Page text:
The great PPI claim game: As bank payouts nudge £30bn, FCA prepares £42m advertising push to encourage more claims


The FCA revealed £260m was paid out in May, taking the total to £27.4bn (Source: Getty)

The City watchdog is preparing a £42m advertising push later this month related to the mis-selling of payment protection insurance (PPI), as bank payouts to customers nudge £30bn.

The Financial Conduct Authority (FCA) said on Monday that payouts totalled £260m in May alone, the highest monthly value since June 2016. Since 2011, £27.4bn has been paid out to customers.

Many more claims are expected, potentially adding billions to payouts. Banks have set aside around £40bn to deal with PPI claims, with both Lloyds and Barclays last month increasing their provisions by £1bn and £700m respectively.

Banks face added pressure later this month when the FCA kicks off an advertising campaign encouraging customers to claim PPI compensation, two years before the final deadline for claims. The £42.2m scheme, which is being funded by lenders, is due to kick off on 29 August.

Read more: Barclays share price up after one-off costs cause £1.2bn loss

It is estimated that only one in four PPI claims has been lodged so far. Nick Baxter, chairman of the Professional Financial Claims Association (PFCA), calculates that around £50bn of PPI was mis-sold and that, because of interest, the cost to banks would be up to £100bn if it was all claimed. This would mean that less than 30 per cent has so far been paid out.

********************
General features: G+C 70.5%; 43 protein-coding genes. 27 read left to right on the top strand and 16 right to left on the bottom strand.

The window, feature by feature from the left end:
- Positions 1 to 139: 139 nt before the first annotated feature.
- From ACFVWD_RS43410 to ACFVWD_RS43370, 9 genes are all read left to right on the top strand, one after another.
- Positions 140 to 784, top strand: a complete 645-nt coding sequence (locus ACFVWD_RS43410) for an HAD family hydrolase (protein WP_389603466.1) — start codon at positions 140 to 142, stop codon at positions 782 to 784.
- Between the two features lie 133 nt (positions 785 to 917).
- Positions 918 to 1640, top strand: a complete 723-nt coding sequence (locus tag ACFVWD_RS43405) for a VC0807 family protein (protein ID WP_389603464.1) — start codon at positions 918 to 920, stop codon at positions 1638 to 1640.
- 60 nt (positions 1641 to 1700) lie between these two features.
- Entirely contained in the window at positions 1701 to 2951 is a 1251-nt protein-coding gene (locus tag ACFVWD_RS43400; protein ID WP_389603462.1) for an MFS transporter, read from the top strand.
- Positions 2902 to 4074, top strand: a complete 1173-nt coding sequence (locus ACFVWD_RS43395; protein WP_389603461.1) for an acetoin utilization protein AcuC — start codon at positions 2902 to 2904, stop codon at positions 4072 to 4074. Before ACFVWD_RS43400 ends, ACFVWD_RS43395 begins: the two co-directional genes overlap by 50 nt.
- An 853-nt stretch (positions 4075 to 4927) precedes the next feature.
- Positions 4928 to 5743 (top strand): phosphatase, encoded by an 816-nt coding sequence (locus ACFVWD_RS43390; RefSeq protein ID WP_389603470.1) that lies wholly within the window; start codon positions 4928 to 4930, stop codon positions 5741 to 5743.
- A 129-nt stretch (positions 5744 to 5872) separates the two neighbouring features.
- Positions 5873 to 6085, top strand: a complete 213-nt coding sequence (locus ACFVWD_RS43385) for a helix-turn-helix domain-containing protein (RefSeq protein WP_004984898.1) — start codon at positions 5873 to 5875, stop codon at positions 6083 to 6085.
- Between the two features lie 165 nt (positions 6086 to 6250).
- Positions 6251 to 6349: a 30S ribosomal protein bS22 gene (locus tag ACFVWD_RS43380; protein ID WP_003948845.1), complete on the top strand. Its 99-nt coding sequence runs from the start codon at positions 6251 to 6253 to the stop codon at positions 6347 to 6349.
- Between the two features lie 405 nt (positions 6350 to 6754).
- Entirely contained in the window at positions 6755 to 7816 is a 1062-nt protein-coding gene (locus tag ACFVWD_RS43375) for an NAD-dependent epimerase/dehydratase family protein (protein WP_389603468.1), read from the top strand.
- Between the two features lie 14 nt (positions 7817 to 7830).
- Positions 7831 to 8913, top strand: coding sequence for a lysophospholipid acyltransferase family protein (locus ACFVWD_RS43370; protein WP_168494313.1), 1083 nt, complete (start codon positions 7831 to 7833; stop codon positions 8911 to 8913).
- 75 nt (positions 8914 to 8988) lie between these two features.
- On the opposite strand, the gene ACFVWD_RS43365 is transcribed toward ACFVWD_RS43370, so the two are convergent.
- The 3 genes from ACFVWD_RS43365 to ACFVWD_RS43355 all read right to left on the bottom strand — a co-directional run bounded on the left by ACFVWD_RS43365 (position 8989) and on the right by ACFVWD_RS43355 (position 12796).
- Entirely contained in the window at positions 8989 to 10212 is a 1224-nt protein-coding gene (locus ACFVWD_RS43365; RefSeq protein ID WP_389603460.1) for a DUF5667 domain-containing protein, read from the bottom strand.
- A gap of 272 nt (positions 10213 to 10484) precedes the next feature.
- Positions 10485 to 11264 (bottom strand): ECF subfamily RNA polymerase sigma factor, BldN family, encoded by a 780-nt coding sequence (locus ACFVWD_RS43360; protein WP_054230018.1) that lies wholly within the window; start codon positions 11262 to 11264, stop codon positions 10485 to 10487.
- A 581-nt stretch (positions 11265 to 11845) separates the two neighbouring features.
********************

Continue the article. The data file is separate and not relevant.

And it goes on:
“We’re nowhere near through this,” he told City A.M. “The big problem for consumers is that there is a time bar starting to tick.”

Baxter added: “If it was all done properly and banks had to contact customers they’d sold things to… the bill would be nearer £100bn.”

Laith Khalaf, senior analyst at Hargreaves Lansdown, added that the £42m FCA advertising campaign could drive up PPI costs for banks although he would find it "remarkable" if the full £100bn figure materialised.

“I would expect that we might get further provisions to come, but it would be an incremental change,” he told City A.M. “As we get closer towards the deadline, it may be that that ramps up further. A deadline is a motivating thing for people. So it may be that that increases further.”

City A.M. has learned that a legal challenge to the 2019 deadline was rejected in the High Court last week. On Friday, the court refused to give permission for We Fight Any Claim to challenge the date through a judicial review.

An FCA spokesperson said: “We are extremely pleased that the court has refused permission to bring judicial review proceedings.

“Introducing a deadline on PPI complaints is the right thing for consumers and we look forward to launching our campaign on 29 August.”

Read more: Lloyds Bank misses estimates as it sets aside a further £1bn for PPI claims